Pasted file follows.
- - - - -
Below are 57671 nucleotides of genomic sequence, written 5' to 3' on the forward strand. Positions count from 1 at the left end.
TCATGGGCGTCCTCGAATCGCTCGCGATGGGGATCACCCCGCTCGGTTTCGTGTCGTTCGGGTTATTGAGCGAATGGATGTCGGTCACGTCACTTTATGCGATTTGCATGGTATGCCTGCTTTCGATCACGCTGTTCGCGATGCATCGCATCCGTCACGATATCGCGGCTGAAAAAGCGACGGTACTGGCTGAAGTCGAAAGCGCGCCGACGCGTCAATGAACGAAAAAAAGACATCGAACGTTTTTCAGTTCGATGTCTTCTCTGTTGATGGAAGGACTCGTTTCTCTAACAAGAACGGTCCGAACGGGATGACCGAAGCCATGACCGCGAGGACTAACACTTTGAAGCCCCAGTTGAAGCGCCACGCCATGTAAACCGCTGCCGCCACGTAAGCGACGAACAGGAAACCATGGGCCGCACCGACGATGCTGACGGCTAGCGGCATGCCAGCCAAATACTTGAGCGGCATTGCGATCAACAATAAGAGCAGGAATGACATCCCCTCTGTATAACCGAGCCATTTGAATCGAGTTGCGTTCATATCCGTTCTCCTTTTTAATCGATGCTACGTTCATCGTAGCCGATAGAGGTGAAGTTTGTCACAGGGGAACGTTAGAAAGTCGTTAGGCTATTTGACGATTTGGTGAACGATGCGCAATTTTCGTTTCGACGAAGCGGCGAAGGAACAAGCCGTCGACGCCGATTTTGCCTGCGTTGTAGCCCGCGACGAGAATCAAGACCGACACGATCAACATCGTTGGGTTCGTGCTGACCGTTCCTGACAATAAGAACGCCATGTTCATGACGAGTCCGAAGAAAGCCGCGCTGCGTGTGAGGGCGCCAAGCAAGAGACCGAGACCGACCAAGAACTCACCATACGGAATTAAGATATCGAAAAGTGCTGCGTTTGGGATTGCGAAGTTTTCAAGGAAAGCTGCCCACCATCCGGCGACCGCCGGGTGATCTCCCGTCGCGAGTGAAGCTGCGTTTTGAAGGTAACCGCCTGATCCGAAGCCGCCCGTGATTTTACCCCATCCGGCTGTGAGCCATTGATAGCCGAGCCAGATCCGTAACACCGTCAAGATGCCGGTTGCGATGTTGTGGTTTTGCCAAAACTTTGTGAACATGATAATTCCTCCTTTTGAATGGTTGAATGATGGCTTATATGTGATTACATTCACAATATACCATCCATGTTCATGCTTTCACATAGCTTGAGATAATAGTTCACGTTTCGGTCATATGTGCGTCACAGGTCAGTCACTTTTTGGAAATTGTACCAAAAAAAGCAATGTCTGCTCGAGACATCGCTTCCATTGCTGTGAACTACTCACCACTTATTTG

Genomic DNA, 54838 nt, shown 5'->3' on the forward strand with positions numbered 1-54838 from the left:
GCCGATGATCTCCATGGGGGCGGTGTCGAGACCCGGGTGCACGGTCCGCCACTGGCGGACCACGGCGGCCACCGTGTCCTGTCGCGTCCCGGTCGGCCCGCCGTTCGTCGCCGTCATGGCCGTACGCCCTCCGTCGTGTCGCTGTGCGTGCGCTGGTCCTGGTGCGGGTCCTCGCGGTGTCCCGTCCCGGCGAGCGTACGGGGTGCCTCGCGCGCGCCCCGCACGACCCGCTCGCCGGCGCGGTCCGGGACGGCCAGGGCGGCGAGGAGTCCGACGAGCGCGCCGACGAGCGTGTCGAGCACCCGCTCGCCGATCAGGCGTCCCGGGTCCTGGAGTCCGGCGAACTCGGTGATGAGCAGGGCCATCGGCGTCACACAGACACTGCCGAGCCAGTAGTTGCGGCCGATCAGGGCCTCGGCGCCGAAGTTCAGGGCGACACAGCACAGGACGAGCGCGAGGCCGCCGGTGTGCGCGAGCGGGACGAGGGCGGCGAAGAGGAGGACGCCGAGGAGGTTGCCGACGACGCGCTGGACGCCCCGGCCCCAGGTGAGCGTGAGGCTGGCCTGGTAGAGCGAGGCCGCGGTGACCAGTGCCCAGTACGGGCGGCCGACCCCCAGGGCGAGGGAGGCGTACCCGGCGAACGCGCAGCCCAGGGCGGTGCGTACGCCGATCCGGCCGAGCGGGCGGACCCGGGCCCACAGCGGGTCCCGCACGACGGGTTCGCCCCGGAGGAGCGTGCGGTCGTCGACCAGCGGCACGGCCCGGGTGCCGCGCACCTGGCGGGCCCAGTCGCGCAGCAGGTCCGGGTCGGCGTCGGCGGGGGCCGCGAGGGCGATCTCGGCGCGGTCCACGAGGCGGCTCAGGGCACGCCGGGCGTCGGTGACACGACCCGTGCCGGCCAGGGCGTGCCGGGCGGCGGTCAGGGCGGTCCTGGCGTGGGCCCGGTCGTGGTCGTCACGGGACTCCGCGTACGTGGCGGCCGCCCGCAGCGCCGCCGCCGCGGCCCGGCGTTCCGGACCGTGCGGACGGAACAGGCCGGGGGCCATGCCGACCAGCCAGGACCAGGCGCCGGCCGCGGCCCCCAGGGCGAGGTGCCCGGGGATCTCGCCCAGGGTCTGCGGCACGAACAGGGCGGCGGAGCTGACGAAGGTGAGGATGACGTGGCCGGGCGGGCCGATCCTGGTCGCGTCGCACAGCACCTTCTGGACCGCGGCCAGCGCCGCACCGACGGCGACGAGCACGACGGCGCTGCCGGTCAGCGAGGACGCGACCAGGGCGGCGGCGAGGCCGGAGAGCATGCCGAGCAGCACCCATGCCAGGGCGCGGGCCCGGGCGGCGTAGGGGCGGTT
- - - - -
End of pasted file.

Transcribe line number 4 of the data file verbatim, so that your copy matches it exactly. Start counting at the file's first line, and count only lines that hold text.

GCCGATGATCTCCATGGGGGCGGTGTCGAGACCCGGGTGCACGGTCCGCCACTGGCGGACCACGGCGGCCACCGTGTCCTGTCGCGTCCCGGTCGGCCCGCCGTTCGTCGCCGTCATGGCCGTACGCCCTCCGTCGTGTCGCTGTGCGTGCGCTGGTCCTGGTGCGGGTCCTCGCGGTGTCCCGTCCCGGCGAGCGTACGGGGTGCCTCGCGCGCGCCCCGCACGACCCGCTCGCCGGCGCGGTCCGGGACGGCCAGGGCGGCGAGGAGTCCGACGAGCGCGCCGACGAGCGTGTCGAGCACCCGCTCGCCGATCAGGCGTCCCGGGTCCTGGAGTCCGGCGAACTCGGTGATGAGCAGGGCCATCGGCGTCACACAGACACTGCCGAGCCAGTAGTTGCGGCCGATCAGGGCCTCGGCGCCGAAGTTCAGGGCGACACAGCACAGGACGAGCGCGAGGCCGCCGGTGTGCGCGAGCGGGACGAGGGCGGCGAAGAGGAGGACGCCGAGGAGGTTGCCGACGACGCGCTGGACGCCCCGGCCCCAGGTGAGCGTGAGGCTGGCCTGGTAGAGCGAGGCCGCGGTGACCAGTGCCCAGTACGGGCGGCCGACCCCCAGGGCGAGGGAGGCGTACCCGGCGAACGCGCAGCCCAGGGCGGTGCGTACGCCGATCCGGCCGAGCGGGCGGACCCGGGCCCACAGCGGGTCCCGCACGACGGGTTCGCCCCGGAGGAGCGTGCGGTCGTCGACCAGCGGCACGGCCCGGGTGCCGCGCACCTGGCGGGCCCAGTCGCGCAGCAGGTCCGGGTCGGCGTCGGCGGGGGCCGCGAGGGCGATCTCGGCGCGGTCCACGAGGCGGCTCAGGGCACGCCGGGCGTCGGTGACACGACCCGTGCCGGCCAGGGCGTGCCGGGCGGCGGTCAGGGCGGTCCTGGCGTGGGCCCGGTCGTGGTCGTCACGGGACTCCGCGTACGTGGCGGCCGCCCGCAGCGCCGCCGCCGCGGCCCGGCGTTCCGGACCGTGCGGACGGAACAGGCCGGGGGCCATGCCGACCAGCCAGGACCAGGCGCCGGCCGCGGCCCCCAGGGCGAGGTGCCCGGGGATCTCGCCCAGGGTCTGCGGCACGAACAGGGCGGCGGAGCTGACGAAGGTGAGGATGACGTGGCCGGGCGGGCCGATCCTGGTCGCGTCGCACAGCACCTTCTGGACCGCGGCCAGCGCCGCACCGACGGCGACGAGCACGACGGCGCTGCCGGTCAGCGAGGACGCGACCAGGGCGGCGGCGAGGCCGGAGAGCATGCCGAGCAGCACCCATGCCAGGGCGCGGGCCCGGGCGGCGTAGGGGCGGTT